A. Historically, we were not born of revolution, we didn't have that spectacular beginning. . . . And I think that was reflected in the Declaration of Independence, which speaks of ''life, liberty and the pursuit of happiness.'' In the Canadian Constitution, the phrase is ''peace, order and good government.'' It reflects quite a difference psychologically and historically.
And let's go on. America is a black and white country. And I don't mean racially, but in attitudes. You know the sort of thing: ''My country right or wrong,'' ''You're either with us or against us,'' ''I want to know where you stand.''
We are a grayer country. We are instinctively a consensus people. And we have a less highly centralized government. . . . We have appreciated the virtues of a mixed economy - crown corporations, a national railway, a national airline. Put all these factors into the mix and we are different. . . .
Q. You've said that anti-Americanism won't sell in Canada. But isn't there a danger, when you speak of the ''Sale of Canada Act'' and of Canada's becoming the ''51st state,'' that the Liberal Party will become identified with anti-American attitudes?
A. I would hope that the rhetoric of an election campaign will not be interpreted on our side as being anti-American. There will obviously be a strong pro-Canadian flavor, there may be even what might be interpreted as a Canada-first flavor, but it will not be hostile to the United States. And there may be words said in the course of an election campaign that are open to misinterpretation. I hope not. But the United States is now entering an election campaign, and I imagine that the vocabulary and rhetoric used there will be very tough, too. But that's the democratic system. . . .
Q. If you succeed in killing the agreement, how would you manage the fallout in Washington?
A. If I am successful in persuading Canadians that it's not just a matter of a trade agreement, it's a matter of political and economic and cultural independence, of our uniqueness as a nation, and of our way of life, I feel that that will be accepted by Americans. If there's an election first, and the agreement is rejected, it will have been by the democratic process. In American corporate terms, we're taking this one to the shareholders. Americans understand that.
The Council of Canadians would like us to tear up NAFTA and seek a new deal for the betterment of Canadians. We won't see that under Harper. In fact he is hoping to give them anything we may have left.
Governments and big business have spent the last 15 years telling us that free trade is good for us. But Canadians know better. Despite promises that free trade deals would make Canadian companies more competitive, Canada has consistently lagged behind the United States in both productivity and competitiveness since the implementation of the Free Trade Agreement (FTA) in 1989 and the North American Free Trade Agreement (NAFTA) in 1995. The new jobs created in the free trade era have been largely part-time and poorly paid. Social inequality in our country has grown as a direct result of workers’ inability to earn a decent wage to support their families.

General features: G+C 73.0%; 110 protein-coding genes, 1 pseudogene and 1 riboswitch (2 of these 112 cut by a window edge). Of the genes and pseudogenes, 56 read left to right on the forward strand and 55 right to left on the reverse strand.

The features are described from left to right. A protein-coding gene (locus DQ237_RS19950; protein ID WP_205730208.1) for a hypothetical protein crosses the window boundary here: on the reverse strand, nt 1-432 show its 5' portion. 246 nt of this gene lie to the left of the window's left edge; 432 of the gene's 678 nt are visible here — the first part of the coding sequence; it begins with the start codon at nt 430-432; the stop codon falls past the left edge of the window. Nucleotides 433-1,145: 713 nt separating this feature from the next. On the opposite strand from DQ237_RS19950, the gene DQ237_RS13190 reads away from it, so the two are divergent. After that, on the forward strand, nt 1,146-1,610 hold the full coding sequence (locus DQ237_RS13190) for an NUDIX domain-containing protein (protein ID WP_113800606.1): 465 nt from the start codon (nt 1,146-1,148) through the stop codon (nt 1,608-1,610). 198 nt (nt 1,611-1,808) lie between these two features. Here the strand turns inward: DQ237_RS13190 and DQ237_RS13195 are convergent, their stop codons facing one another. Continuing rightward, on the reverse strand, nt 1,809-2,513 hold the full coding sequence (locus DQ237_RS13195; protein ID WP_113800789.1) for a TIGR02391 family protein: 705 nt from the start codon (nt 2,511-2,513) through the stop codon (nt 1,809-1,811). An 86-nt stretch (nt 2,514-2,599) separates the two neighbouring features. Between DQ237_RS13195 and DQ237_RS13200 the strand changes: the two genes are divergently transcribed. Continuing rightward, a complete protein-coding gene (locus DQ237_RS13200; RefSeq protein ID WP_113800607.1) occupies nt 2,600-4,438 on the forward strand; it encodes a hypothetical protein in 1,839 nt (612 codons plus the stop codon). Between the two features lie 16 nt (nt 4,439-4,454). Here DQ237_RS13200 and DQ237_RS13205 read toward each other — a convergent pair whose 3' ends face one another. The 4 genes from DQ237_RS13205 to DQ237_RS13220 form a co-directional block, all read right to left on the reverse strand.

In the aftermath of the softwood lumber decision, even former supporters of free trade are arguing that NAFTA isn’t working for Canada. Some have called for forceful retaliation against the U.S., while others have suggested that we should get out of NAFTA – before it’s too late. The Council of Canadians believes that Canada needs a new trade policy – one that favours democracy, public services and the environment, over the “rights” of corporations to make a profit.
FOUR REASONS WHY NAFTA IS A BAD DEAL FOR CANADA:
NAFTA undermines democracy. Foreign corporations use Chapter 11 to challenge environmental laws, municipal land-use controls, water protection measures, the activities of Canada Post, and even the decisions of judges and juries. While no Canadian citizen or corporation could bring forward these challenges, NAFTA grants corporations of member countries the right to challenge any federal rule or law that they perceive as a barrier to their ability to make a profit. The result is millions of tax dollars being spent to either fight or settle with these corporations.
NAFTA threatens health care and other public services. The exemption for health care under NAFTA, which has largely kept U.S. for-profit health corporations out of Canada, applies only to a fully publicly funded system. Once privatized, the system must give “national treatment” rights to American private hospital chains. The NAFTA exemption only applies to medicare as it stood in 1989, and doesn’t provide protection for a possible expansion of medicare into new areas like homecare and pharmacare.
NAFTA strips Canada of control over our energy resources. Canada now produces about 40 per cent more oil than it consumes, but has to rely heavily on imported oil from offshore. Thanks to NAFTA, Canada now exports 70 percent of the oil and 61 per cent of the natural gas we produce each year to the United States. NAFTA prevents us from selling our energy resources to Canadians at rates lower than we sell them in the U.S. And because of NAFTA’s proportional sharing clause, we can’t ever cut back on the amount of energy we produce and sell to the United States, even in times when our country runs short.
NAFTA could put our water up for sale. Canadian water is defined as a “service” and an “investment” under NAFTA. The agreement’s so-called water exemption is inadequate. After British Columbia banned bulk exports of lake and river water, the California-based Sun Belt Corporation launched a Chapter 11 challenge, seeking $10 billion in damages. The case is still outstanding, and has profound implications for the future of Canada’s water.
Current trade policies serve as a platform for deeper integration with the U.S. Our business and political elites are pushing for deeper ties with the U.S., and would see Canada privatize health care, join common security projects, give up sovereignty over our natural resources and harmonize our food and health policies with lower U.S. standards.
NAFTA is a bad deal for Canada, working families, our environment and our sovereignty. We want a trade policy that protects our democracy, social services, natural resources and way of life.